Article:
Andres Freund <and...@2ndquadrant.com> writes: > On 2014-03-24 00:54:31 -0400, Tom Lane wrote: >> Some bisection tests say that it started failing after commit >> 17dee323e7ff67863582f279e415a8228e0b99cd. No idea why, atm.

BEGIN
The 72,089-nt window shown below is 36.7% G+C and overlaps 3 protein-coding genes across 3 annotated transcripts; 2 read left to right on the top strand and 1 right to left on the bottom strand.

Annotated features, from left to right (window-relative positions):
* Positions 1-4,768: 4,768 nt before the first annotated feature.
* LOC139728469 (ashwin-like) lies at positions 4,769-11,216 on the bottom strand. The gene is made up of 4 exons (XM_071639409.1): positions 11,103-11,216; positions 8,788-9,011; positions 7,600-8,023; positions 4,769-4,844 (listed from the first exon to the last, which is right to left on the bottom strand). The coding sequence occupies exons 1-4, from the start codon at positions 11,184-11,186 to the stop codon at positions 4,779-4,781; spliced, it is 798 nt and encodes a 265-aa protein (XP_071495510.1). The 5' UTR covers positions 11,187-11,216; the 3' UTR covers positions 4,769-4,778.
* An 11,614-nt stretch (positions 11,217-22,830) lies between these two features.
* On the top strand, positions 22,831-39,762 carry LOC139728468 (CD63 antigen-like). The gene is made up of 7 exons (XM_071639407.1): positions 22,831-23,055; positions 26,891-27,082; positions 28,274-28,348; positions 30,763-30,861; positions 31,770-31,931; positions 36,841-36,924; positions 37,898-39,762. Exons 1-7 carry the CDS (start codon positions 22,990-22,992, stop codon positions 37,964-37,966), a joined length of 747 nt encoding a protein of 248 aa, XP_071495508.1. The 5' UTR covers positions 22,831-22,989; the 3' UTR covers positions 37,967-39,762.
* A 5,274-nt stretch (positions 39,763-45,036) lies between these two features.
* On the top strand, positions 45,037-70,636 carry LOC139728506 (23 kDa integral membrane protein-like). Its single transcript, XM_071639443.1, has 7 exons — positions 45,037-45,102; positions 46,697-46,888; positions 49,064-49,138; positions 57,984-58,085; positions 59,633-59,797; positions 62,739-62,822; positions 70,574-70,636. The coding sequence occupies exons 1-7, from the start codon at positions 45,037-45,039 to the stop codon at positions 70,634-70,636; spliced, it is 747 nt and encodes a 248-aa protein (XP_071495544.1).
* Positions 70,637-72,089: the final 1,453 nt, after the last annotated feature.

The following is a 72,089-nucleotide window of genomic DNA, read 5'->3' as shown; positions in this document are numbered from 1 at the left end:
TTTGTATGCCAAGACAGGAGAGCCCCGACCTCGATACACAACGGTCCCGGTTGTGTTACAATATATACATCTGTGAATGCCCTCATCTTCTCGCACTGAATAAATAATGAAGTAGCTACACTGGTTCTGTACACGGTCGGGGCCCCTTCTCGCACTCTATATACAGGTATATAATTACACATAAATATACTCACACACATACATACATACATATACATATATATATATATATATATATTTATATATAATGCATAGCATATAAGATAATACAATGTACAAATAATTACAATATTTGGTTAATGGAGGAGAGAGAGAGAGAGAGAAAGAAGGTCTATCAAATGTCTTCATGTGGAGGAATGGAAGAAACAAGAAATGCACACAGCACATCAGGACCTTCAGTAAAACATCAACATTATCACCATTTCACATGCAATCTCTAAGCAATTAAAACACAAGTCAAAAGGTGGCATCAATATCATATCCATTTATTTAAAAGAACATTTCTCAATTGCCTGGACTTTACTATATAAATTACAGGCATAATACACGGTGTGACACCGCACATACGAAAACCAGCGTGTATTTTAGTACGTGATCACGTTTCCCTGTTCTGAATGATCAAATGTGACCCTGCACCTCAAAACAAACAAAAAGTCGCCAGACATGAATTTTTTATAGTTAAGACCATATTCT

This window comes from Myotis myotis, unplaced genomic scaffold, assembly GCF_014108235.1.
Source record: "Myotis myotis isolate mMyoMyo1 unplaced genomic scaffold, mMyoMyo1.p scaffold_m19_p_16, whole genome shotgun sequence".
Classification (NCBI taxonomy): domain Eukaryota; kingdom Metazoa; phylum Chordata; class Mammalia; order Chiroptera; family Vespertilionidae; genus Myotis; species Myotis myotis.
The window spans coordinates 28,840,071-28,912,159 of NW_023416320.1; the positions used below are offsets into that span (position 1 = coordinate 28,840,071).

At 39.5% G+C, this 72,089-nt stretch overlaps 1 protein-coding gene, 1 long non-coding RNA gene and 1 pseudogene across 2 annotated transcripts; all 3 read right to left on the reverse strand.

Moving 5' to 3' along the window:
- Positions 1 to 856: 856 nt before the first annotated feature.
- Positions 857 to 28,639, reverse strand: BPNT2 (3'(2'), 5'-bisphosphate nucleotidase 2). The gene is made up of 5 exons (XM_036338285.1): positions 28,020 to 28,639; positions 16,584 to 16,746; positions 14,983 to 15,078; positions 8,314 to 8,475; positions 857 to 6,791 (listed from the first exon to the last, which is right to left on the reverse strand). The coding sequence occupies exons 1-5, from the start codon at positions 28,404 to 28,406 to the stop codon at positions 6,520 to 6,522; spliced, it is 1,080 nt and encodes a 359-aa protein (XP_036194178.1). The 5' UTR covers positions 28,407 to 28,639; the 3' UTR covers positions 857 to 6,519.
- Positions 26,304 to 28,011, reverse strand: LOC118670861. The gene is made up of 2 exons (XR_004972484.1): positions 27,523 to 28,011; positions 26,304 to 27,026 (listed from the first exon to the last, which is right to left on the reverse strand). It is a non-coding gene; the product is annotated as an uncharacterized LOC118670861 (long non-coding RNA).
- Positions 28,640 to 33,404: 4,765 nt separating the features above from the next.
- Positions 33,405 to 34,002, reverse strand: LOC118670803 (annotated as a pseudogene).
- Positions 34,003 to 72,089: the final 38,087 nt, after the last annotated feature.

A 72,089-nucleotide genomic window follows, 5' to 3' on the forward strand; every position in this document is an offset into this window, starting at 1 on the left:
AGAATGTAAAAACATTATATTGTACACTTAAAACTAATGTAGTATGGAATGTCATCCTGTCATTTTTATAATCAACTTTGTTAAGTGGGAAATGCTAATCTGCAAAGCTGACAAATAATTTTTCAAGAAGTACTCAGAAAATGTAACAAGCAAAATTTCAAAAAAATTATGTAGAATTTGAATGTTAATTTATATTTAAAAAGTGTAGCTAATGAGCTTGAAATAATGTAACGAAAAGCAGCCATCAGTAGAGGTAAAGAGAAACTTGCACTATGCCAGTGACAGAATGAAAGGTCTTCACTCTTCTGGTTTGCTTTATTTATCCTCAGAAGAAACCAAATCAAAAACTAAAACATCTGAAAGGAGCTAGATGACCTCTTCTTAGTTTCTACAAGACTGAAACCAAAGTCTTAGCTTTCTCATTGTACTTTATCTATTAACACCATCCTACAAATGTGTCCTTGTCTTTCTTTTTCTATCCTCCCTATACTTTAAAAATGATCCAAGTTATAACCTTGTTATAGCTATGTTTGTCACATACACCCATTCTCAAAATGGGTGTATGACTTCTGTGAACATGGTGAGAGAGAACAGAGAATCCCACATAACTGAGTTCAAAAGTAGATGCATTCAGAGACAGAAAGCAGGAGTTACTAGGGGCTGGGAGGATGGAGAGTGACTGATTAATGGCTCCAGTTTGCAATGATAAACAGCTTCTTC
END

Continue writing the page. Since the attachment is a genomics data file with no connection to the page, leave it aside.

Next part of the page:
> I can't really see why that'd would cause any such failure either. One > thing that I'd try is is just disabling the caching, to rule out > problems around that. > Do I understand correctly that you have a machine where you can > reproduce this on? And it can just be reproduced on OSX with python 2.3? It's 100% reproducible on prairiedog, which is a Mac Cube running Tiger, and using the version of python that came with Tiger (2.3.5 :-(). It seems not impossible that we're looking at a long-since-fixed python bug, but the fact that that specific commit made it appear or disappear is troubling. One thing I was wondering about, not being a python user: why is it okay to use non-unique names for the python procedures? That is, PLy_procedure_munge_source() does a "def" with a procedure name constructed thus: rv = snprintf(procName, sizeof(procName), "__plpython_procedure_%s_%u", NameStr(procStruct->proname), fn_oid); while at the plpython level we're of the opinion that trigger functions applied to different relations need separate cache entries. How can it be OK for separate cache entries to reference the same "def" name? I tried modifying the code like this: rv = snprintf(procName, sizeof(procName), "__plpython_%sprocedure_%s_%u_%u", is_trigger ? "trigger_" : "", NameStr(procStruct->proname), fn_oid, fn_rel); and that didn't make this crash go away, but it sure looks like the existing code could cause problems for somebody. regards, tom lane -- Sent via pgsql-hackers mailing list (email@example.com) To make changes to your subscription: http://www.postgresql.org/mailpref/pgsql-hackers